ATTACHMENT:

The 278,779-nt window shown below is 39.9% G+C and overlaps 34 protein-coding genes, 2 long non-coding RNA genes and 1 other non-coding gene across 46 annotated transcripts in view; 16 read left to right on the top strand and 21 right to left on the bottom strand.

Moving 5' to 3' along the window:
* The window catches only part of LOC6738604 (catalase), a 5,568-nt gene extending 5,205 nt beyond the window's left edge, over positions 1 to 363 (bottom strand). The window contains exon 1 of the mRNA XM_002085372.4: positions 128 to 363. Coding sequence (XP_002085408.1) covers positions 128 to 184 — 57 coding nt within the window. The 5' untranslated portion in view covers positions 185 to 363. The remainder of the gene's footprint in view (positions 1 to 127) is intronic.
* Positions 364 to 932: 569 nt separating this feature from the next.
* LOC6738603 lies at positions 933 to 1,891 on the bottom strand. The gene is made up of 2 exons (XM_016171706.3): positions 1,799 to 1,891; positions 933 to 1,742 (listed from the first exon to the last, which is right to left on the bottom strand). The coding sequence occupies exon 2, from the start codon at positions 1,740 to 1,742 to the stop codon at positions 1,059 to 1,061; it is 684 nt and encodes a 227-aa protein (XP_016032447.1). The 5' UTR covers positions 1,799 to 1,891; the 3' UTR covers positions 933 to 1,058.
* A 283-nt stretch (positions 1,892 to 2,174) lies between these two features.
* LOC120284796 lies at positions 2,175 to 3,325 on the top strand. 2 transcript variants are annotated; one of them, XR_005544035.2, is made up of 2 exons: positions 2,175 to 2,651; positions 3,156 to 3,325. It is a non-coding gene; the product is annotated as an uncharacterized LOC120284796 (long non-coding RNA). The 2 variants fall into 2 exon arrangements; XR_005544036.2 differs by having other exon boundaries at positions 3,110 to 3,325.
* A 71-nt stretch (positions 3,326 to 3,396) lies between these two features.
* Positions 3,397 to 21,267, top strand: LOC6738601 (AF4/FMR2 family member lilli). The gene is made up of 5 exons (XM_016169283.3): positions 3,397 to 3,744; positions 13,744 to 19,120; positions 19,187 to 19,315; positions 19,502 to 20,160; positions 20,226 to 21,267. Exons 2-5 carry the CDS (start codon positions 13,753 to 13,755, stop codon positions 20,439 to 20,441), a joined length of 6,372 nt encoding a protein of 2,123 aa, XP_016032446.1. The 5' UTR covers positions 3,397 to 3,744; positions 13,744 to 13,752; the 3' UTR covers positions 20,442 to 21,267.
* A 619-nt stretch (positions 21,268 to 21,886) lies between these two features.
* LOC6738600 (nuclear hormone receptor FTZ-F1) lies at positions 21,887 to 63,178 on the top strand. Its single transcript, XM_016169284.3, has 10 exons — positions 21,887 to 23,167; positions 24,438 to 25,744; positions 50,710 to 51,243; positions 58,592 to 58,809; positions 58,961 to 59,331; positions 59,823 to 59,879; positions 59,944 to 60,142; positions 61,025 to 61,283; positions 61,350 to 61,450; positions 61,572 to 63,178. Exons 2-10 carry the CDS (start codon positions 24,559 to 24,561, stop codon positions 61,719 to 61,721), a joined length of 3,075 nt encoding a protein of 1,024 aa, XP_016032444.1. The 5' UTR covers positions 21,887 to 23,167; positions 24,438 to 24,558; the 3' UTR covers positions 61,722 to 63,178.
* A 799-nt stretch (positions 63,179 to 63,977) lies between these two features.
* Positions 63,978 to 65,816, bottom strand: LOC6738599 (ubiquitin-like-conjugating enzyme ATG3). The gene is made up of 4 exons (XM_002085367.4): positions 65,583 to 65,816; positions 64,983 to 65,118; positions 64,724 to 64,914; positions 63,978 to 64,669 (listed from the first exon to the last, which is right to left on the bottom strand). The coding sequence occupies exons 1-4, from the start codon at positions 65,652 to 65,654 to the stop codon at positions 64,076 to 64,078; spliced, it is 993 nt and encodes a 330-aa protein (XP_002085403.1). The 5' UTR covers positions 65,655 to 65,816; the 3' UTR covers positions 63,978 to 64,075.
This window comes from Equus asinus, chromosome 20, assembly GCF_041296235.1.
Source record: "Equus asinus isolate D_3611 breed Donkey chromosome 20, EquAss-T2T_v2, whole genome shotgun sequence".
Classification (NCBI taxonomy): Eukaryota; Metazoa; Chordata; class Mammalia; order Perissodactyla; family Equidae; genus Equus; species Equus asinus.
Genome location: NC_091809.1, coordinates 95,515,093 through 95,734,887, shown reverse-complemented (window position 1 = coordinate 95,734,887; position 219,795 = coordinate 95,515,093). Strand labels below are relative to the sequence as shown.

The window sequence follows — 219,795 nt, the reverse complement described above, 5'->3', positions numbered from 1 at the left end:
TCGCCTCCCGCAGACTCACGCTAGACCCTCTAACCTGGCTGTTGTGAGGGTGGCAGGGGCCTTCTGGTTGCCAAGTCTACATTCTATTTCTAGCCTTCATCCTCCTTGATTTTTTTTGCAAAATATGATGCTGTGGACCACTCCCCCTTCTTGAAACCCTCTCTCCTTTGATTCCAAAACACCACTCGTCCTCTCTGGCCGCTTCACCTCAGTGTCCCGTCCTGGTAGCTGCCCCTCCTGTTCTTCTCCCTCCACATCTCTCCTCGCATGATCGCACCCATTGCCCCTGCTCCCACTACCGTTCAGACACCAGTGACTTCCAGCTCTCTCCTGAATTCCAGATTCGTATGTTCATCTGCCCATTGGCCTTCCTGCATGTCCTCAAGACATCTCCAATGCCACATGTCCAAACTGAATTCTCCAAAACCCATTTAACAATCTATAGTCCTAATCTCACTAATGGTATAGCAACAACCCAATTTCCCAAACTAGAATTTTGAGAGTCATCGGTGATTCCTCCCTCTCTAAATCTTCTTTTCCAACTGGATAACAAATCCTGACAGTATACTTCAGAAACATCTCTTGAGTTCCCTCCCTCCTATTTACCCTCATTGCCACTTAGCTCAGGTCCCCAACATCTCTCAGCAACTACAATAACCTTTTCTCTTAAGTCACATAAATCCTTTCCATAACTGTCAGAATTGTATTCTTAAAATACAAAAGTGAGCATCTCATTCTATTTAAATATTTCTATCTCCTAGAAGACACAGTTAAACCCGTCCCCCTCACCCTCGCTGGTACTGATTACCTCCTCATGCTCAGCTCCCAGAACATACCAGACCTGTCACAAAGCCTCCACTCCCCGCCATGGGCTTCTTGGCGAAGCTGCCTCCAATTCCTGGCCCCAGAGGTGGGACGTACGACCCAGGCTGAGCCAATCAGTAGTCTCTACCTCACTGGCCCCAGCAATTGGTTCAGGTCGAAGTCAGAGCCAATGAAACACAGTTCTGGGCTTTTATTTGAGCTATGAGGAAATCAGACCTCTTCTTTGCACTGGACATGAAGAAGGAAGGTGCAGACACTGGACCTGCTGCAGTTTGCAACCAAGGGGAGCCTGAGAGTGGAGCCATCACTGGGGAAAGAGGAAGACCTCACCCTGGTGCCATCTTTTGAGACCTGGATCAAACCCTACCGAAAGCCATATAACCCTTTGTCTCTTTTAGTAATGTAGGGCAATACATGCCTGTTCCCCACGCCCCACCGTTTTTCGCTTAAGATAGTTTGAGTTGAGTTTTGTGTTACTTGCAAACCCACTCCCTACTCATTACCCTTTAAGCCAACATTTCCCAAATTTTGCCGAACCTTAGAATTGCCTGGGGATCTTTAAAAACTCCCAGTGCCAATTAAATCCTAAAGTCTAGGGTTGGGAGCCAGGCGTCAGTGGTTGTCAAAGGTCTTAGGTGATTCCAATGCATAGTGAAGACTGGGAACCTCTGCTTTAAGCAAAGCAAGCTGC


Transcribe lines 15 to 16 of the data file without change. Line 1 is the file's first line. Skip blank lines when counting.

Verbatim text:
Source record: "Equus asinus isolate D_3611 breed Donkey chromosome 20, EquAss-T2T_v2, whole genome shotgun sequence".
Classification (NCBI taxonomy): Eukaryota; Metazoa; Chordata; class Mammalia; order Perissodactyla; family Equidae; genus Equus; species Equus asinus.